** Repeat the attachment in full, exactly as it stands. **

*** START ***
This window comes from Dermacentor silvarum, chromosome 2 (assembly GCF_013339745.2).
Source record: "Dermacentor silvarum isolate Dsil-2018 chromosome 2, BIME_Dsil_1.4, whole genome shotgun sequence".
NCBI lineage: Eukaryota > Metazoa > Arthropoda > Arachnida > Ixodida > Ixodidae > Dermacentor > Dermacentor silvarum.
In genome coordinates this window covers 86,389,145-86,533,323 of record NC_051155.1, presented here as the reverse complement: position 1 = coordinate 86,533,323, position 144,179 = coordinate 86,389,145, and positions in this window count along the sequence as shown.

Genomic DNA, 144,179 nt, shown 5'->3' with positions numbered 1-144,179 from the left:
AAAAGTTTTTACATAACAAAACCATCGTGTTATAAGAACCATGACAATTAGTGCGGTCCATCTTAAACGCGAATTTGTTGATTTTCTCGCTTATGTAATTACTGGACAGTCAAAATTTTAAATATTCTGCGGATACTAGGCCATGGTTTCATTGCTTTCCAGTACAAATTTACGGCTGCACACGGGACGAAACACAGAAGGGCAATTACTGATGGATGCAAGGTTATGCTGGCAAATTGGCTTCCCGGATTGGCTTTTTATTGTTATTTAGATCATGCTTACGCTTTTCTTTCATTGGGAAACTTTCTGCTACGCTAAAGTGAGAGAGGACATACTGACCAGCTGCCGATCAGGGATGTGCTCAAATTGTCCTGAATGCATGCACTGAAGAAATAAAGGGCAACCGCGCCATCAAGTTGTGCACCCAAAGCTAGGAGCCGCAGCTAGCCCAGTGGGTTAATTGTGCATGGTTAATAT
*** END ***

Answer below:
This window comes from Dermacentor silvarum, chromosome 2 (assembly GCF_013339745.2).
Source record: "Dermacentor silvarum isolate Dsil-2018 chromosome 2, BIME_Dsil_1.4, whole genome shotgun sequence".
NCBI lineage: Eukaryota > Metazoa > Arthropoda > Arachnida > Ixodida > Ixodidae > Dermacentor > Dermacentor silvarum.
In genome coordinates this window covers 86,389,145-86,533,323 of record NC_051155.1, presented here as the reverse complement: position 1 = coordinate 86,533,323, position 144,179 = coordinate 86,389,145, and positions in this window count along the sequence as shown.

Genomic DNA, 144,179 nt, shown 5'->3' with positions numbered 1-144,179 from the left:
AAAAGTTTTTACATAACAAAACCATCGTGTTATAAGAACCATGACAATTAGTGCGGTCCATCTTAAACGCGAATTTGTTGATTTTCTCGCTTATGTAATTACTGGACAGTCAAAATTTTAAATATTCTGCGGATACTAGGCCATGGTTTCATTGCTTTCCAGTACAAATTTACGGCTGCACACGGGACGAAACACAGAAGGGCAATTACTGATGGATGCAAGGTTATGCTGGCAAATTGGCTTCCCGGATTGGCTTTTTATTGTTATTTAGATCATGCTTACGCTTTTCTTTCATTGGGAAACTTTCTGCTACGCTAAAGTGAGAGAGGACATACTGACCAGCTGCCGATCAGGGATGTGCTCAAATTGTCCTGAATGCATGCACTGAAGAAATAAAGGGCAACCGCGCCATCAAGTTGTGCACCCAAAGCTAGGAGCCGCAGCTAGCCCAGTGGGTTAATTGTGCATGGTTAATAT